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A brown dwarf.
A white dwarf.
A neutron star.
A very massive main-sequence star.
The central core of the Sun after hydrogen fusion ceases but before helium fusion begins.
They are both very hot and very small.
They are the end-products of small, low-mass stars.
They are the opposite of black holes.
It amplifies the contrast with red giants.
They are supported by electron degeneracy pressure.
The same as a teaspoonful of Earth-like material.
About the same as Mt. Everest.
About the same as the earth.
A few tons.
A few million tons.
It will cool down and become a cold black dwarf.
As gravity overwhelms the electron degeneracy pressure, it will explode as a nova.
As gravity overwhelms the electron degeneracy pressure, it will explode as a supernova.
As gravity overwhelms the electron degeneracy pressure, it will become a neutron star.
The electron degeneracy pressure will eventually overwhelm gravity and the white dwarf will slowly evaporate.
The white dwarf undergoes a catastrophic collapse, leading to a type of supernova that is somewhat different from that which occurs in a massive star but is comparable in energy.
The white dwarf, which is made mostly of carbon, suddenly becomes much hotter in temperature and therefore is able to begin fusing the carbon. This turns the white dwarf back into a star supported against gravity by ordinary pressure.
The white dwarf immediately collapses into a black hole, disappearing from view.
A white dwarf can never gain enough mass to reach the limit because a strong stellar wind prevents the material from reaching it in the first place.
Neutron degeneracy pressure
Electron degeneracy pressure
All of the above
There is no upper limit.
There is an upper limit, but we do not yet know what it is.
2 solar masses
1.4 solar masses
1 solar mass
It has a larger radius.
It has a smaller radius.
It has a higher surface temperature.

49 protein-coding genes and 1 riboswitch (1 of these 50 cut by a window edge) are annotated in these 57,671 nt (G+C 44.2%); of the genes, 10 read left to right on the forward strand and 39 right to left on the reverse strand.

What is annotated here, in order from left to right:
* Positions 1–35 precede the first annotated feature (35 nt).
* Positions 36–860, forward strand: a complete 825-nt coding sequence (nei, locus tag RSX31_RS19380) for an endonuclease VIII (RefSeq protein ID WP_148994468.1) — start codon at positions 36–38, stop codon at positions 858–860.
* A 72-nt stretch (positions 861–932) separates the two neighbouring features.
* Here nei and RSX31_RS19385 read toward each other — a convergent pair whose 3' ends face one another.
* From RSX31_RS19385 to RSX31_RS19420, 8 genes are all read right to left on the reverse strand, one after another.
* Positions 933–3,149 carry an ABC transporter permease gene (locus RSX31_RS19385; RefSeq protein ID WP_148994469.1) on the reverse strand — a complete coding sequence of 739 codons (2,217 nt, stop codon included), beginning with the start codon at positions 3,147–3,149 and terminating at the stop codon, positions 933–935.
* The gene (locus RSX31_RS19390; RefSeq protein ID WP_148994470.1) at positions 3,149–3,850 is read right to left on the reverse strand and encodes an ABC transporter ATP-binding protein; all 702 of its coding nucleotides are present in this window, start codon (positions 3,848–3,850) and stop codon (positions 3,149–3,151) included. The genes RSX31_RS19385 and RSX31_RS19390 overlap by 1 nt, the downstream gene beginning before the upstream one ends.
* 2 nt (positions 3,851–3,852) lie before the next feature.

It has a lower surface temperature.
It is supported by neutron, rather than electron, degeneracy pressure.
A small city
A football stadium
Always a white dwarf
Always a neutron star
Always a black hole
Either a white dwarf or a neutron star
Either a neutron star or a black hole
About the same as a teaspoonful of Earth-like material.
A few tons.
More than Mt. Everest.
More than the Moon.
More than the earth.
A football stadium
A star that slowly changes its brightness, getting dimmer and then brighter with a period of anywhere from a few hours to a few weeks
An object that emits flashes of light several times per second or more, with near perfect regularity
An object that emits random "pulses" of light that sometimes occur only a fraction of a second apart and other times stop for several days at a time
A star that changes color rapidly, from blue to red and back again
The star vibrates.
As the star spins, beams of radio radiation sweep through space. If one of the beams crosses the earth, we observe a pulse.
The star undergoes periodic explosions of nuclear fusion that generate radio emission.
The star's orbiting companion periodically eclipses the radio waves emitted by the main pulsar.
A black hole near the star absorbs energy and re-emits it as radio waves.
During a supernova, if a star is massive enough for its gravity to overcome neutron degeneracy of the core, the core will be compressed until it becomes a black hole.
Any star that is more massive than 8 solar masses will undergo a supernova explosion and leave behind a black-hole remnant.
If enough mass is accreted by a white-dwarf star so that it exceeds the 1.4-solar-mass limit, it will undergo a supernova explosion and leave behind a black-hole remnant.
If enough mass is accreted by a neutron star, it will undergo a supernova explosion and leave behind a black-hole remnant.
A black hole forms when two massive main-sequence stars collide.
If you watch someone else fall into a black hole, you will never see him or her cross the event horizon. However, he or she will fade from view as the light he or she emits (or reflects) becomes more and more redshifted.
If we watch a clock fall toward a black hole, we will see it tick slower and slower as it falls nearer to the black hole.
A black hole is truly a hole in spacetime, through which we could leave the observable universe.
If the Sun magically disappeared and was replaced by a black hole of the same mass, the earth would soon be sucked into the black hole.
If you fell into a black hole, you would experience time to be running normally as you plunged rapidly across the event horizon.